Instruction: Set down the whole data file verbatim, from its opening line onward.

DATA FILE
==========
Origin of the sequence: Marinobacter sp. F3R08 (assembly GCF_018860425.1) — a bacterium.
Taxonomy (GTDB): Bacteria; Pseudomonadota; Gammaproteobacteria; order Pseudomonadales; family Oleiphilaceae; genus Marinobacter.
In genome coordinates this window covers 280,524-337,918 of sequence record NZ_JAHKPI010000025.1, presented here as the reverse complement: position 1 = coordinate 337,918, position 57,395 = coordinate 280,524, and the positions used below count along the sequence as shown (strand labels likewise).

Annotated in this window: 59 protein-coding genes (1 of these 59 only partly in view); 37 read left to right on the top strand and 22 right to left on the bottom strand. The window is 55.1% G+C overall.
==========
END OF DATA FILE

Origin of the sequence: Marinobacter sp. F3R08 (assembly GCF_018860425.1) — a bacterium.
Taxonomy (GTDB): Bacteria; Pseudomonadota; Gammaproteobacteria; order Pseudomonadales; family Oleiphilaceae; genus Marinobacter.
In genome coordinates this window covers 280,524-337,918 of sequence record NZ_JAHKPI010000025.1, presented here as the reverse complement: position 1 = coordinate 337,918, position 57,395 = coordinate 280,524, and the positions used below count along the sequence as shown (strand labels likewise).

Annotated in this window: 59 protein-coding genes (1 of these 59 only partly in view); 37 read left to right on the top strand and 22 right to left on the bottom strand. The window is 55.1% G+C overall.